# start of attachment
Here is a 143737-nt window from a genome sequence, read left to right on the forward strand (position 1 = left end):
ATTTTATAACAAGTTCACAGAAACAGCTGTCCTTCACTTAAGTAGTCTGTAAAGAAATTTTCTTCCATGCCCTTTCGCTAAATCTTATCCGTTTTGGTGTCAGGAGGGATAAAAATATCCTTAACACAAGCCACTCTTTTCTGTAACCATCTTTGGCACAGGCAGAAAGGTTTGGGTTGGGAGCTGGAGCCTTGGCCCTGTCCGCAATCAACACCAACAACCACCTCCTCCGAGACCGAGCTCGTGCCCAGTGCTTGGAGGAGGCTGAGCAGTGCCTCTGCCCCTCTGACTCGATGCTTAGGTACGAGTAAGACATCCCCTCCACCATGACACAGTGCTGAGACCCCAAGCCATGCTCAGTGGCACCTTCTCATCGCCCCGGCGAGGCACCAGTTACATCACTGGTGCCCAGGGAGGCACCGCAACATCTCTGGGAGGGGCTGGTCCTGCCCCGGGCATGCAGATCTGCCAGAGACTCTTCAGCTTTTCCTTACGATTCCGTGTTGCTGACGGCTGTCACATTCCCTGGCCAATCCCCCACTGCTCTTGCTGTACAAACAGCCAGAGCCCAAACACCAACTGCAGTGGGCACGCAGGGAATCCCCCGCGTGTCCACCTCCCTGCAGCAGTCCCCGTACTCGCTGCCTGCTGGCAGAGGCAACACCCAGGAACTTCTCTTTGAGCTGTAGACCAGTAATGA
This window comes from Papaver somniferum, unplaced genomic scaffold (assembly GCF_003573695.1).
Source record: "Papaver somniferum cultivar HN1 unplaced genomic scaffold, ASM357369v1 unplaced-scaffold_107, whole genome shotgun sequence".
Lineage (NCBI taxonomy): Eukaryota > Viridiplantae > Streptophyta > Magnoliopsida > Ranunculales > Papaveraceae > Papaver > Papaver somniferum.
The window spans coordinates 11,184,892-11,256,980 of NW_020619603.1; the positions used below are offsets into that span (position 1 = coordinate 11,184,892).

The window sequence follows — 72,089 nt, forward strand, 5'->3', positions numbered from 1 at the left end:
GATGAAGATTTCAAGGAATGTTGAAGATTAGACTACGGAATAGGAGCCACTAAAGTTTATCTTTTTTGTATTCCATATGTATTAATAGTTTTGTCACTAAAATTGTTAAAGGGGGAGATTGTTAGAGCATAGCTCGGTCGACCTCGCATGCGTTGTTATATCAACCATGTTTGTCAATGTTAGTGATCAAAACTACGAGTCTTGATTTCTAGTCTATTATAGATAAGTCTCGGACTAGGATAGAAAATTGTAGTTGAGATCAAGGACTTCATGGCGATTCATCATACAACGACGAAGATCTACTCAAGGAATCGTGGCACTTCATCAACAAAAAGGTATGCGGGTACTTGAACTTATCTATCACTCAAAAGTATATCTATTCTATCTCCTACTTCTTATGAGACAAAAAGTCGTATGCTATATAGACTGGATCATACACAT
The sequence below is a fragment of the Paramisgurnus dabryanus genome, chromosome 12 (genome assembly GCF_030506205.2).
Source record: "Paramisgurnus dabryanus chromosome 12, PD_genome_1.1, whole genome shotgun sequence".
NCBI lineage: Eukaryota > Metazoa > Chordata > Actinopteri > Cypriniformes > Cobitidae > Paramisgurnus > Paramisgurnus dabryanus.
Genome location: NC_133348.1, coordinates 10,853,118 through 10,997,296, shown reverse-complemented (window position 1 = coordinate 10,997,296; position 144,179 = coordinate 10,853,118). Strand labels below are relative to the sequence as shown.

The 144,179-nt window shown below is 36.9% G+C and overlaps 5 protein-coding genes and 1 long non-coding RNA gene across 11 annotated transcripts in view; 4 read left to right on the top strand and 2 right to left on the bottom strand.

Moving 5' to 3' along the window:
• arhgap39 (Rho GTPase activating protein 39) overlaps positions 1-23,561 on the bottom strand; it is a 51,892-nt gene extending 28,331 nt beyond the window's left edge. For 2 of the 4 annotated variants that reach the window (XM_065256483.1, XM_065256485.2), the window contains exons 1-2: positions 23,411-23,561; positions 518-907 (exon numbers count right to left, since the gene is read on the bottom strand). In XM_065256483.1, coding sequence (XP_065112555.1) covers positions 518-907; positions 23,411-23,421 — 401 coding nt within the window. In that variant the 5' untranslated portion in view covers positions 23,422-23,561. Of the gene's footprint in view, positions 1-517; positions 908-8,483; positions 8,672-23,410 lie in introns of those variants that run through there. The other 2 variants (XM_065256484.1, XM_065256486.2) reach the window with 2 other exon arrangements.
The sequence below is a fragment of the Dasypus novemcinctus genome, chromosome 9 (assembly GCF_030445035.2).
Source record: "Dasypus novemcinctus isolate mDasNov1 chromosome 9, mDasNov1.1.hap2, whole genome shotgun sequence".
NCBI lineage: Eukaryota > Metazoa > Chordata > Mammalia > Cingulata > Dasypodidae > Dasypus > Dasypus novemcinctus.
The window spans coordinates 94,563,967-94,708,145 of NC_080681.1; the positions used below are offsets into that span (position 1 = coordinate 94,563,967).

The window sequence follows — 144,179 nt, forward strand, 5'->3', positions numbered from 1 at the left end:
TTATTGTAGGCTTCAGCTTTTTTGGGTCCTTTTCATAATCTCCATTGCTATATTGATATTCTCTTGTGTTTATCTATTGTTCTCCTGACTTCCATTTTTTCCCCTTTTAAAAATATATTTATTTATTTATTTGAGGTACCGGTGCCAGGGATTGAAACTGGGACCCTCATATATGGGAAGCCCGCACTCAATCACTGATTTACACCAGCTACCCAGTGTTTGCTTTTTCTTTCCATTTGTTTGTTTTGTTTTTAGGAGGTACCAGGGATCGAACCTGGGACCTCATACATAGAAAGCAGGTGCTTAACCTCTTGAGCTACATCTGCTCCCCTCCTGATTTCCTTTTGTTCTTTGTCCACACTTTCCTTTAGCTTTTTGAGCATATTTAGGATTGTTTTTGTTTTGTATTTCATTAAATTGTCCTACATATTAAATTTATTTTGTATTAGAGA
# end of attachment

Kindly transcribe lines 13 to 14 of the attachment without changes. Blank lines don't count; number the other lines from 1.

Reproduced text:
The 144,179-nt window shown below is 36.9% G+C and overlaps 5 protein-coding genes and 1 long non-coding RNA gene across 11 annotated transcripts in view; 4 read left to right on the top strand and 2 right to left on the bottom strand.

Moving 5' to 3' along the window: